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Materials 2013, 6(4), 1377-1390; doi:10.3390/ma6041377

Cellulose Perversions

CENIMAT/I3N, Materials Science Department, Faculty of Science and Technology, New University of Lisbon, Caparica 2829-516, Portugal
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Received: 1 February 2013 / Revised: 14 March 2013 / Accepted: 20 March 2013 / Published: 28 March 2013
(This article belongs to the Special Issue Advances in Cellulosic Materials)
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Abstract

Cellulose micro/nano-fibers can be produced by electrospinning from liquid crystalline solutions. Scanning electron microscopy (SEM), as well as atomic force microscopy (AFM) and polarizing optical microscopy (POM) measurements showed that cellulose-based electrospun fibers can curl and twist, due to the presence of an off-core line defect disclination, which was present when the fibers were prepared. This permits the mimicking of the shapes found in many systems in the living world, e.g., the tendrils of climbing plants, three to four orders of magnitude larger. In this work, we address the mechanism that is behind the spirals’ and helices’ appearance by recording the trajectories of the fibers toward diverse electrospinning targets. The intrinsic curvature of the system occurs via asymmetric contraction of an internal disclination line, which generates different shrinkages of the material along the fiber. The completely different instabilities observed for isotropic and anisotropic electrospun solutions at the exit of the needle seem to corroborate the hypothesis that the intrinsic curvature of the material is acquired during liquid crystalline sample processing inside the needle. The existence of perversions, which joins left and right helices, is also investigated by using suspended, as well as flat, targets. Possible routes of application inspired from the living world are addressed. View Full-Text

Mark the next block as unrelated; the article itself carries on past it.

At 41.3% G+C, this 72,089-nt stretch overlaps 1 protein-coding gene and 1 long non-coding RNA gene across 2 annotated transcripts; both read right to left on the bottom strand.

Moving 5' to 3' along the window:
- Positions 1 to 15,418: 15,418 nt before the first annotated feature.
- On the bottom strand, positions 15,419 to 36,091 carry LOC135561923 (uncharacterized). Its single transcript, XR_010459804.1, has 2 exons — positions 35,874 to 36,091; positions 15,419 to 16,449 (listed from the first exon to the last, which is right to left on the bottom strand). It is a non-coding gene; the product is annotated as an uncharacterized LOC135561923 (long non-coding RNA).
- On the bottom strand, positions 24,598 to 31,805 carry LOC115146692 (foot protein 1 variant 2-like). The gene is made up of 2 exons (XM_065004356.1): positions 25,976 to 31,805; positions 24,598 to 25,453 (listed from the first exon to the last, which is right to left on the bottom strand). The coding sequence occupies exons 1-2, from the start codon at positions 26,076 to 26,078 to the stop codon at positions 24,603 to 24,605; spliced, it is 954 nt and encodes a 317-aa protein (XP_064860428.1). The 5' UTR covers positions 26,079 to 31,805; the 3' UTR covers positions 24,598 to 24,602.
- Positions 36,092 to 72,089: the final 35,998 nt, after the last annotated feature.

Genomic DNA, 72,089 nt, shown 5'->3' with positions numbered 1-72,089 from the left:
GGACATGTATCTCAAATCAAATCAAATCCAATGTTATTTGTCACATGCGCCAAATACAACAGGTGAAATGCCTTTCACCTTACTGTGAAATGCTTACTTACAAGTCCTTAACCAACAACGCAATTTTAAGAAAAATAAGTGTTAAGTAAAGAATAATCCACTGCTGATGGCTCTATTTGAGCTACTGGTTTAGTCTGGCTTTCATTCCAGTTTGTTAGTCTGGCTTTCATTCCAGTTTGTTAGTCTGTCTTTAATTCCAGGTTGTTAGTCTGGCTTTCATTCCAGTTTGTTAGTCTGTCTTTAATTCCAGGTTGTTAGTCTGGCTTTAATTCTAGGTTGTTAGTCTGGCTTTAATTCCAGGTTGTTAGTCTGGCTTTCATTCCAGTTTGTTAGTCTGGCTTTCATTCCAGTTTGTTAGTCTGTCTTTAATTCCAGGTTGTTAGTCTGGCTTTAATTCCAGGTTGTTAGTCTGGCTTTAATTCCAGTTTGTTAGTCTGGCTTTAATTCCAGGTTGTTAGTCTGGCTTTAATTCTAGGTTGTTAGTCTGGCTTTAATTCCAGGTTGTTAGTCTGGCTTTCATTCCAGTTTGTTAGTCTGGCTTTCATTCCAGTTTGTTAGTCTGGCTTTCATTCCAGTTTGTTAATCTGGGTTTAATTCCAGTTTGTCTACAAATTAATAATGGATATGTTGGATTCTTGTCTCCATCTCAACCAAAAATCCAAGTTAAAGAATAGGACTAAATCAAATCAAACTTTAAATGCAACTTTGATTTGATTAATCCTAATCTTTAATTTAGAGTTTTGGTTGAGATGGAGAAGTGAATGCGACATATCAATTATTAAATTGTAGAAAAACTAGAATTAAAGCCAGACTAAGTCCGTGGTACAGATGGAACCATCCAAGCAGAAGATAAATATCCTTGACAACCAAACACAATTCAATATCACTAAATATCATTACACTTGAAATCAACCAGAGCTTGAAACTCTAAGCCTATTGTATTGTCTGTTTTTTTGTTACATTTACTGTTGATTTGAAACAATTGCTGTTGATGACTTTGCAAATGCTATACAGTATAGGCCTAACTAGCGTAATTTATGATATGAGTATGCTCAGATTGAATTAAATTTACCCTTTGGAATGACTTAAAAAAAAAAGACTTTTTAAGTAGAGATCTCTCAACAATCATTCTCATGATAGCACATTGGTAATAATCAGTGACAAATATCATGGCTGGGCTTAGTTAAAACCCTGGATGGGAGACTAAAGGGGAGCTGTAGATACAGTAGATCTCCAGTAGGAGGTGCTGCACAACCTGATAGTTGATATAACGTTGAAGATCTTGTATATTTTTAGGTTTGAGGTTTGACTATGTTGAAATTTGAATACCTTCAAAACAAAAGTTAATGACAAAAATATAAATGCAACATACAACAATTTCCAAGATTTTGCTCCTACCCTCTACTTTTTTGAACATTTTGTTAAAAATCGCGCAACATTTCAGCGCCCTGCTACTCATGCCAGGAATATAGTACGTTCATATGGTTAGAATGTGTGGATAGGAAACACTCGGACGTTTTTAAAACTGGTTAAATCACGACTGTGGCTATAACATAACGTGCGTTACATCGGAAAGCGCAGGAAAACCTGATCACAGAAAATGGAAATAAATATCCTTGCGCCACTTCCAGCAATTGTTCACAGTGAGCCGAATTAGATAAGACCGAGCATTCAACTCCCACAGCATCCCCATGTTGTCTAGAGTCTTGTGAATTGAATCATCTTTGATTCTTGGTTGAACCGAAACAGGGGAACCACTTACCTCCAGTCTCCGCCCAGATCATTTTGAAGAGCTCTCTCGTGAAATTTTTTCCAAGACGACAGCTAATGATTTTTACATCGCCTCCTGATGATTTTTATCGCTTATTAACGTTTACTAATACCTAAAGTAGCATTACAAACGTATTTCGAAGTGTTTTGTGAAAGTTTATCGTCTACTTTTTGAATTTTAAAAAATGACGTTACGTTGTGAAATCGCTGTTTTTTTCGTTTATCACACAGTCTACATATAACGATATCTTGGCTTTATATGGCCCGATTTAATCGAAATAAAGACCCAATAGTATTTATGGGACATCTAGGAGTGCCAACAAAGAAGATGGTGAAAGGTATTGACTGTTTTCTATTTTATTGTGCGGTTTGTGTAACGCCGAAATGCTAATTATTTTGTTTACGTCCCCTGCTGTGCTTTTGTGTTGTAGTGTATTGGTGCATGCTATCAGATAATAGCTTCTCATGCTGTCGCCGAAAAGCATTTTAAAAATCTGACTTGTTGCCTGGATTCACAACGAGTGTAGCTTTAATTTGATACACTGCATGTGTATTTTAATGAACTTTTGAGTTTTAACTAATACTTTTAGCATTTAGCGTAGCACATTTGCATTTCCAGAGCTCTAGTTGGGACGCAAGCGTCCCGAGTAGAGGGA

Keywords: cellulose-based liquid crystals; electrospun helical fibers; biomimetic springs cellulose-based liquid crystals; electrospun helical fibers; biomimetic springs
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This is an open access article distributed under the Creative Commons Attribution License (CC BY 3.0).

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MDPI and ACS Style

Canejo, J.P.; Godinho, M.H. Cellulose Perversions. Materials 2013, 6, 1377-1390.

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